VANITY FAIR: “IT’S NOT OFF THE TABLE”: DEMOCRATS BEGIN DRAWING A RED LINE FOR IMPEACHMENT
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Source: Vanity Fair – Confluence Daily is your daily news source for women in the know.
The impeachment caucus is in the minority—but that could change quickly. Right now it’s “constitutional hardball,” says Congressman Ro Khanna. But if Trump violates a court order, “it is a full-blown crisis.”
With former White House counsel Don McGahn openly defying a congressional subpoena at the urging of Donald Trump, pro-impeachment Democrats have redoubled their insistence that party leadership forget the politics, fulfill its patriotic duty, and, in the immortal words of Rep. Rashida Tlaib, “impeach the motherfucker.”
“This is an assault on the legislative branch,” explained Congressman Gerry Connolly, who sits on the House Oversight Committee. “It’s an assault on our constitutional framework by a president who clearly has no respect for his own office, his own oath, or our constitutional form of government.”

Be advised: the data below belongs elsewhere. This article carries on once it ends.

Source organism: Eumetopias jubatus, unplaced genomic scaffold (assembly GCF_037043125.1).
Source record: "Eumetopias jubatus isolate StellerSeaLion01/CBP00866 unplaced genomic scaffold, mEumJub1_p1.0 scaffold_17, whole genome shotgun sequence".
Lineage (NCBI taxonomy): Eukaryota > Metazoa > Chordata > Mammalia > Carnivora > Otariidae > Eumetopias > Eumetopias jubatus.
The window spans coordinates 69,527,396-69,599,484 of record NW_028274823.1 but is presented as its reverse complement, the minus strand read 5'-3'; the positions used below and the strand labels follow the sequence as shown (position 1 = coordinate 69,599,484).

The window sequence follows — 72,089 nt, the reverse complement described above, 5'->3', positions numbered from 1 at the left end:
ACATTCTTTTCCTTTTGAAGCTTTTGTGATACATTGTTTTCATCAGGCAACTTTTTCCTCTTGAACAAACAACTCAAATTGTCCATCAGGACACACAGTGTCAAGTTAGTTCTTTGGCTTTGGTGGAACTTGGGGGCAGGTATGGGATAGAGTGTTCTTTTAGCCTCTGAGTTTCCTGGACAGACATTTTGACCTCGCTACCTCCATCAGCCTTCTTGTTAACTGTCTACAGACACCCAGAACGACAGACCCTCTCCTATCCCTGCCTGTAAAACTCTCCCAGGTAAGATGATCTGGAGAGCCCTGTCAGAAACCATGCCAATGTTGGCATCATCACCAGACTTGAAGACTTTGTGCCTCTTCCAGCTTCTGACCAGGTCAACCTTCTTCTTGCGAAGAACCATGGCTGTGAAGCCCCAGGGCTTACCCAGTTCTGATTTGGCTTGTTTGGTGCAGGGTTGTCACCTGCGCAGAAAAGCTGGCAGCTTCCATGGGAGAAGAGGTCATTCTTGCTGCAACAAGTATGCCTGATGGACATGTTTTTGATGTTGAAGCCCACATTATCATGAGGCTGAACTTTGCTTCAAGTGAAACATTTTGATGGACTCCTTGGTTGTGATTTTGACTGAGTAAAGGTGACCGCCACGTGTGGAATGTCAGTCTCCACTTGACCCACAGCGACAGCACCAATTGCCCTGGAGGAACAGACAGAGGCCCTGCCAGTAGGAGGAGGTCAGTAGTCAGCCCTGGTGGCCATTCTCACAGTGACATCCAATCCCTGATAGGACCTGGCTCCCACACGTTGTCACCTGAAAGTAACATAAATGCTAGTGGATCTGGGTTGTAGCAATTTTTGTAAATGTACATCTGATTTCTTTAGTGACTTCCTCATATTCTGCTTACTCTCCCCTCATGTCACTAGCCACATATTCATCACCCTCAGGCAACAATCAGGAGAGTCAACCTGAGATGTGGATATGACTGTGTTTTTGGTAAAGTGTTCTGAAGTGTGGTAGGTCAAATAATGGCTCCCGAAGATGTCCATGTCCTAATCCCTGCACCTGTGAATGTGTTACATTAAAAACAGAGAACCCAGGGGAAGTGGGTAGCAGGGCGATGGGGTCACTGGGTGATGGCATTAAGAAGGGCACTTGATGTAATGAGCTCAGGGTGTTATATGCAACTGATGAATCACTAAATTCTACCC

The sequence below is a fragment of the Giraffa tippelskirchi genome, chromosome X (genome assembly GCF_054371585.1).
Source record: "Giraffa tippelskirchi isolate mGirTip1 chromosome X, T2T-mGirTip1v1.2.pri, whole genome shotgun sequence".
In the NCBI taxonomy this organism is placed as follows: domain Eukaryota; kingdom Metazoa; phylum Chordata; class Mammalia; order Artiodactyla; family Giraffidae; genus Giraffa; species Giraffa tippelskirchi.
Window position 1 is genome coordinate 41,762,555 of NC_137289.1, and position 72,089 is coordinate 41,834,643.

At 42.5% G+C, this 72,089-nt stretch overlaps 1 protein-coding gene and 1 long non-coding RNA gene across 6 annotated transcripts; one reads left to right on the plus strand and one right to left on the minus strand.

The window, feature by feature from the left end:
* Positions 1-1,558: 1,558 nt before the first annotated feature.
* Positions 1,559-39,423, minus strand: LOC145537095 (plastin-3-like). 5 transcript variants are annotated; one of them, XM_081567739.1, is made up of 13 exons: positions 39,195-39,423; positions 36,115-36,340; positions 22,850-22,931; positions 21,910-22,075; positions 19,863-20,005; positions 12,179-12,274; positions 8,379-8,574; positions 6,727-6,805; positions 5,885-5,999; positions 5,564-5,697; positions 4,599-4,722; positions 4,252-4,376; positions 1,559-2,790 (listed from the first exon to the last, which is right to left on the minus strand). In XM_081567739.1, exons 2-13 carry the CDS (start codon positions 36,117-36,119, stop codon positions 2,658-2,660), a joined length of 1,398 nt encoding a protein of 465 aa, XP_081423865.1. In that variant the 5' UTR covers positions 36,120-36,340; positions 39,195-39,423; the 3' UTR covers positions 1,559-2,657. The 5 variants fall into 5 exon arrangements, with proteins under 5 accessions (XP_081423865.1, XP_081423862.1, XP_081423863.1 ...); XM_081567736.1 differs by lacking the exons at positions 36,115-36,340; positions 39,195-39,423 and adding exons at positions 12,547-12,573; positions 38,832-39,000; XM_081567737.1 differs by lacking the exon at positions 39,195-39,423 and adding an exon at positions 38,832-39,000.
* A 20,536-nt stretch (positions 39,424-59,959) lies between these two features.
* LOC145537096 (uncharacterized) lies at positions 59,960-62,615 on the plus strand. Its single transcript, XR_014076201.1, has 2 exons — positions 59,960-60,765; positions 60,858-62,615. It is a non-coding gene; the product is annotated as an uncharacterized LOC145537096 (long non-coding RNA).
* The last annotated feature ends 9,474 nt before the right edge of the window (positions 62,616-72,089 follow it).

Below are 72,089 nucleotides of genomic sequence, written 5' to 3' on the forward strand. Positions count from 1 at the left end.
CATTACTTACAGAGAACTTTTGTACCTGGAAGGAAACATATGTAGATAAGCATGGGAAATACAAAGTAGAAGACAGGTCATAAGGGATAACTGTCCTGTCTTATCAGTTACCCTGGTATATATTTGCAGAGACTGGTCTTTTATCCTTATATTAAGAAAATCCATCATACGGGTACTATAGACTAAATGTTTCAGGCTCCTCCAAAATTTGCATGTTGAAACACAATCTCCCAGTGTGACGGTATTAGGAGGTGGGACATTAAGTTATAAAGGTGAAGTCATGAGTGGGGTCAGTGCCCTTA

Yet House Speaker Nancy Pelosi remains unmoved in her stoic opposition to impeachment. “Nothing has changed from her perspective,” a source familiar with Pelosi’s thinking told me Wednesday morning, shortly before the congresswoman convened a closed-door meeting of the House Democratic Caucus in the basement of the Capitol building. In a press conference afterward, Pelosi tried to tamp down the rebellion in her ranks with a pointed accusation that Trump is engaging in a “cover-up” operation. “We do believe that it’s important to follow the facts,” she said. “We believe that no one is above the law, including of the president of the United States.” But she stopped short of endorsing impeachment proceedings.